The Buffalo Bisons’ starting rotation featured a large number of veterans and just a few “youngsters” who were gone by the time the season was over.
We start with Randy Wolf, the veteran lefty pitching in his Age-38 season with the Bisons and, eventually, Tigers. Wolf was signed almost as a walk-on with the Blue Jays (as reported by Gideon Turk) but he went on to be one of the best pitchers for the Bisons, leading the club in innings (139 2/3) and posting a 2.58 ERA and 2.96 FIP with a 1.28 WHIP, 18.6% K-rate and 7.0% walk rate. As the Detroit Tigers’ lost pitcher after pitcher, Wolf was sent to Detroit where he threw 34 2/3 innings with a 6.23 ERA and 1.76 WHIP.
Coming in second in innings pitched for the Bisons was 27-year-old righty Scott Copeland. Acquired as a minor league free agent in 2012 (after he was released by the Baltimore Orioles), Copeland has been among the most durable and effective minor league pitchers for the Blue Jays ever since, steadily climbing through the ranks and made his major league debut in 2015. With the Bisons, Copeland threw 125 innings with a 2.95 ERA (and 3.92 FIP) enjoying a 1.25 WHIP. He walked only 7.1% of batters but struck out 12.7%, a low number. Copeland added 15 1/3 innings in the big leagues, with a 6.46 ERA but a 3.59 FIP and 3.80 xFIP with a 1.70 WHIP, an 8.7% strikeout rate and a 2.9% walk rate. Without a “plus” fastball (90.2 mph on average), Copeland is a sinker/slider type of pitcher (with his curve and change combining for only 16% of pitches at the major league level) who could be useful in the bullpen but is likely to be an “up-and-down” guy next year.
Daniel Norris made 16 starts for the Bisons in 2016 after having five uneven appearances with the big club. Norris was erratic in Buffalo, with a 4.27 ERA, 3.54 FIP and 1.51 WHIP while striking out 19.3% of batters and walking 10.1%. Norris was traded to Detroit as a part of the David Price deal and went on to improve his numbers, striking out 18.2% and walking just 4.7% with a 1.01 WHIP in eight starts with the Tigers. We recently found out that Norris spent a good part of the season pitching with thyroid cancer and so we wish Norris all the best for his health and for his pitching in 2016 with Detroit.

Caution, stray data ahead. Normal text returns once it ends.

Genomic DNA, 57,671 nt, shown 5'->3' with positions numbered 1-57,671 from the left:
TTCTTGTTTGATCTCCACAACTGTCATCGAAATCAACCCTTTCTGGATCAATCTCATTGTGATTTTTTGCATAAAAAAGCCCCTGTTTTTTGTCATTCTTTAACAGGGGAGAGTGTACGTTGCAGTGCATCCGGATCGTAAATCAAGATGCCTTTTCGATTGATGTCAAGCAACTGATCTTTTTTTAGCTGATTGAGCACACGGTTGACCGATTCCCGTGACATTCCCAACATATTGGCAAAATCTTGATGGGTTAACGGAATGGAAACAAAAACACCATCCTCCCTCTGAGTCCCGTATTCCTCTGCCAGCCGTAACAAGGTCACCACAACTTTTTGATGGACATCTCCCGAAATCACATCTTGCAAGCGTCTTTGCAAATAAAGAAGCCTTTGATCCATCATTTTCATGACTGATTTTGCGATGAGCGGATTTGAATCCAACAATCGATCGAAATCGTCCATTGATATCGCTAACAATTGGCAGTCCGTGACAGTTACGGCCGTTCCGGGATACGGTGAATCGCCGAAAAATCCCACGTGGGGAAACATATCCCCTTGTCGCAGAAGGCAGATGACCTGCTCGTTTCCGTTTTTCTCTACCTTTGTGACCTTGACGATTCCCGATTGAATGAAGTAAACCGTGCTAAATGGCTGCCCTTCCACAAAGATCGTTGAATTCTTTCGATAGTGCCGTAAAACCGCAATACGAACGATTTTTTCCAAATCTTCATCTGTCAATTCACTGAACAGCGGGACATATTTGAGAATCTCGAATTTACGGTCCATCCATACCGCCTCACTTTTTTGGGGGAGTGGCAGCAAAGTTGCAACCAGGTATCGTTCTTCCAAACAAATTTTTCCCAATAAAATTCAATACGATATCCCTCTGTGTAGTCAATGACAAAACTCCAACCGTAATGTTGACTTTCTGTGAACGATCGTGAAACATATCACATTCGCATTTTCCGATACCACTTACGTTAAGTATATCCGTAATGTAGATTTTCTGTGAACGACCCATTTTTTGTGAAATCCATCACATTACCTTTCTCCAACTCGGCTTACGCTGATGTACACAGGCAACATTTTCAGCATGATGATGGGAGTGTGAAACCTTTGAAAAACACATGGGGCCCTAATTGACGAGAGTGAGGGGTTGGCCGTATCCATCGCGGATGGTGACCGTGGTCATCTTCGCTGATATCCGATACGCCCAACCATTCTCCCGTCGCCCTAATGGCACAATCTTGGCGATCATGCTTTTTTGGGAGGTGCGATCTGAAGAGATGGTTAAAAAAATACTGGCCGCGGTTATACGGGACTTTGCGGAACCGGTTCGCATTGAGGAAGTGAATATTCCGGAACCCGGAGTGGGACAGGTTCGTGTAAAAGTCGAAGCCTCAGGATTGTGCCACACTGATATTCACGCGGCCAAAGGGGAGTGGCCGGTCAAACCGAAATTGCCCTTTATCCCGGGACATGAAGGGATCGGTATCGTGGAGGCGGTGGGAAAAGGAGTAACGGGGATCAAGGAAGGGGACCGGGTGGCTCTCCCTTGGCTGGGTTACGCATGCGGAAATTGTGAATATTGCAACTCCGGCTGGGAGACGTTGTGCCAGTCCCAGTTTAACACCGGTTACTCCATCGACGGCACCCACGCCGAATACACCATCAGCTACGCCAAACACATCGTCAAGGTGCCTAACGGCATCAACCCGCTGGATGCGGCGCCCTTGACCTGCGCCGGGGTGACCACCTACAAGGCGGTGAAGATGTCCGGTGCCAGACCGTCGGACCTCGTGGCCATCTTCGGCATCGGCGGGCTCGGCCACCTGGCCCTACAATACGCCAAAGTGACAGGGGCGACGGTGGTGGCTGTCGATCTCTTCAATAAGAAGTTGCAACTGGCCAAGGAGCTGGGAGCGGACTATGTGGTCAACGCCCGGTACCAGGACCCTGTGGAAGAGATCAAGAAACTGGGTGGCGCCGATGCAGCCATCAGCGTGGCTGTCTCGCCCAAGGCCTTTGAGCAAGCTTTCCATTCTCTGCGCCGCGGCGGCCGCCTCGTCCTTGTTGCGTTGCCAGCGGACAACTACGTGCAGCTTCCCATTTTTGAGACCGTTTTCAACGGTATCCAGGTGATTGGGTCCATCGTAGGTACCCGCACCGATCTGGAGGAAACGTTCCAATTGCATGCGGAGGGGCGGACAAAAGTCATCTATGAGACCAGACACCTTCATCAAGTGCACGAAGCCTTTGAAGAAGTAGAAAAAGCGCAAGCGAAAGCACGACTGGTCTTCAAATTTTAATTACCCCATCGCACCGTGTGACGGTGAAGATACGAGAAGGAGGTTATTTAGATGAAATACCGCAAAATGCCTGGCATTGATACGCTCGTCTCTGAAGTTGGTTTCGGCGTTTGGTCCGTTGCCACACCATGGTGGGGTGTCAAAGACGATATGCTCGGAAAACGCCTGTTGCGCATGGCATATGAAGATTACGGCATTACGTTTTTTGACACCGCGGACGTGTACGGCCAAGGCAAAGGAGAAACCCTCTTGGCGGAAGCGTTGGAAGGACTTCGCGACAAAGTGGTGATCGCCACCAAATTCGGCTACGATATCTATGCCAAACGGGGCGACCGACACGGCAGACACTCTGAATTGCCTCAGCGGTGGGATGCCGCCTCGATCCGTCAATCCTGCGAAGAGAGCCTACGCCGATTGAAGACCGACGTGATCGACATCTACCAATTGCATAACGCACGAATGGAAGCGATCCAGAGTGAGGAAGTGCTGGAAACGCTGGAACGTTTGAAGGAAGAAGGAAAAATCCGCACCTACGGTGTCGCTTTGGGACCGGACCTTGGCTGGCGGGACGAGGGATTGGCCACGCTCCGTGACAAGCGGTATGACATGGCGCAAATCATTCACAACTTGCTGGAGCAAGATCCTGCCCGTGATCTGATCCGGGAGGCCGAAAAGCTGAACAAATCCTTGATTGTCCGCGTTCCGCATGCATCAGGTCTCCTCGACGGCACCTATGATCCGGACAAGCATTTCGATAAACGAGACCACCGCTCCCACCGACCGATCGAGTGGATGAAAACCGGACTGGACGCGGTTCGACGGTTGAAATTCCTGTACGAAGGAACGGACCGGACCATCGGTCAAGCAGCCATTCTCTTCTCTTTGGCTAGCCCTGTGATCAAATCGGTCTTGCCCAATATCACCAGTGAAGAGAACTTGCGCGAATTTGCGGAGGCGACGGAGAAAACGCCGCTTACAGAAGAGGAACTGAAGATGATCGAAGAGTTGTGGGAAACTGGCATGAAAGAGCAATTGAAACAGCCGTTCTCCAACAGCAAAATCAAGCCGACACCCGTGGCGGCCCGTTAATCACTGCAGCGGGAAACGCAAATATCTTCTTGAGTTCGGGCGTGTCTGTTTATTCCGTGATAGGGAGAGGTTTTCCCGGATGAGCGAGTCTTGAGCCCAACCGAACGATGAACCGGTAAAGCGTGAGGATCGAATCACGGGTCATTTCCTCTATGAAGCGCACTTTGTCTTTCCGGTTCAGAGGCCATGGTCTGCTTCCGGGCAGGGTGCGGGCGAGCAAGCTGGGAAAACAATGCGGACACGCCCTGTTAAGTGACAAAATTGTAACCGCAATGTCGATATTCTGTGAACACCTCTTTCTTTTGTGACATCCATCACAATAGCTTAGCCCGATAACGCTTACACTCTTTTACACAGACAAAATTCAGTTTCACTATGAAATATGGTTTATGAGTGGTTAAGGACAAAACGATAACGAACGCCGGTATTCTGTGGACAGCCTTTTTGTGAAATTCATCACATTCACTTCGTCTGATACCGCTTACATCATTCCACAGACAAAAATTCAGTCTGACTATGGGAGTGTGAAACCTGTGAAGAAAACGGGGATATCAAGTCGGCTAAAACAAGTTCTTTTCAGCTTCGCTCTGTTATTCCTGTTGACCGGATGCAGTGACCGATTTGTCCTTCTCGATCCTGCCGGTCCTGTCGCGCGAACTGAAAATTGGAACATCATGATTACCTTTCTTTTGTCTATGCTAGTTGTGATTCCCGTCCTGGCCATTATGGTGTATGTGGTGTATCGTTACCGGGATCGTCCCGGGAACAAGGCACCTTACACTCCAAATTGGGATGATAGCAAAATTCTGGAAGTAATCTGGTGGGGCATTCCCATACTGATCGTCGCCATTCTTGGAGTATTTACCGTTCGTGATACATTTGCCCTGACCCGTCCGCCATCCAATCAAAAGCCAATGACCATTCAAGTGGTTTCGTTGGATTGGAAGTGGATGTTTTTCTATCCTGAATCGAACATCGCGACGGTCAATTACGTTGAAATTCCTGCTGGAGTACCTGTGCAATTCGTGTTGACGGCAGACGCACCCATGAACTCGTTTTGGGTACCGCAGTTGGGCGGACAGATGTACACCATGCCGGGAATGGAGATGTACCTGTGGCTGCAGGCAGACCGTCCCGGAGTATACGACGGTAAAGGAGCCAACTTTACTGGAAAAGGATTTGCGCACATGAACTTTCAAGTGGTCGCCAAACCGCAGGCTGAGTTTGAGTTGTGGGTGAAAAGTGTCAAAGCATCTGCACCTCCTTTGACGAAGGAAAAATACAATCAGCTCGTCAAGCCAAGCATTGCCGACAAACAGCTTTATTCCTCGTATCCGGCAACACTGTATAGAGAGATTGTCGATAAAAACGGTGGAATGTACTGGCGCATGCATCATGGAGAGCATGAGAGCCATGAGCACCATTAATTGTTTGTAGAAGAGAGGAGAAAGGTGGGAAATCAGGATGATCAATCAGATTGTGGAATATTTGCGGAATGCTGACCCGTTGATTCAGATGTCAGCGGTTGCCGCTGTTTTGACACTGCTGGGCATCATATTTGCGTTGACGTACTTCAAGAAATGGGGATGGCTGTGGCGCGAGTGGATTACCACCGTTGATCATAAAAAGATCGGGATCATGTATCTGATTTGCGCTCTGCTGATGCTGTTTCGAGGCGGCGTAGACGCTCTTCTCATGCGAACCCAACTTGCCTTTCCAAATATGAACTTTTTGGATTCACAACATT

Andrew Albers finished his season where he started: in Buffalo but it wasn’t without a call up to the Blue Jays. The Saskatchewan-born lefty was hit hard in his return to North America from Korea and posted a 5.70 ERA, 4.05 FIP and 1.63 WHIP in 83 2/3 innings with the Bisons. Called up to the Blue Jays for just 2 2/3 innings, he gave up a hit, a run, a home run and two walks with just one strikeout before being sent outright back to Buffalo. Not on the 40-man, it’s unclear to me whether Albers can opt for free agency or whether he’s still signed on for the 2016 season.
The Blue Jays took a chance on a recovering Felix Doubront in his Age-27 season after flaming out with Boston despite a few strong seasons. Doubront threw 48 innings with Buffalo, posting a 2.44 ERA, 2.76 FIP, 1.13 WHIP, 22.2% K-rate and 9.3% BB-rate. In July, the Blue Jays called up Doubront and he pitched in five games (starting four) for 22 2/3 innings with a 4.76 ERA, 3.35 FIP and 3.82 xFIP while his peripherals of a 12.9% K-rate was low along with his 5.0% walk rate. Sold to the Oakland A’s at the end of July, he pitched another 52 2/3 innings for them, with worse numbers almost across the board (he did improve his strikeout rate).
Phillippe Aumont, the enigmatic, Quebec-born righty came to Buffalo and showed off his ability to confound management by being both dominating and perplexingly wild in turns (often within the same game). Aumont made five appearances with the Bisons, posting a 6.00 ERA and 5.71 FIP, walking 25.6% of batters and striking out 26.7%. He was released on August 20.
Drew Hutchison made one (much hyped) start for the Bisons, giving up two runs on three hits and three walks in four innings with four strikeouts.
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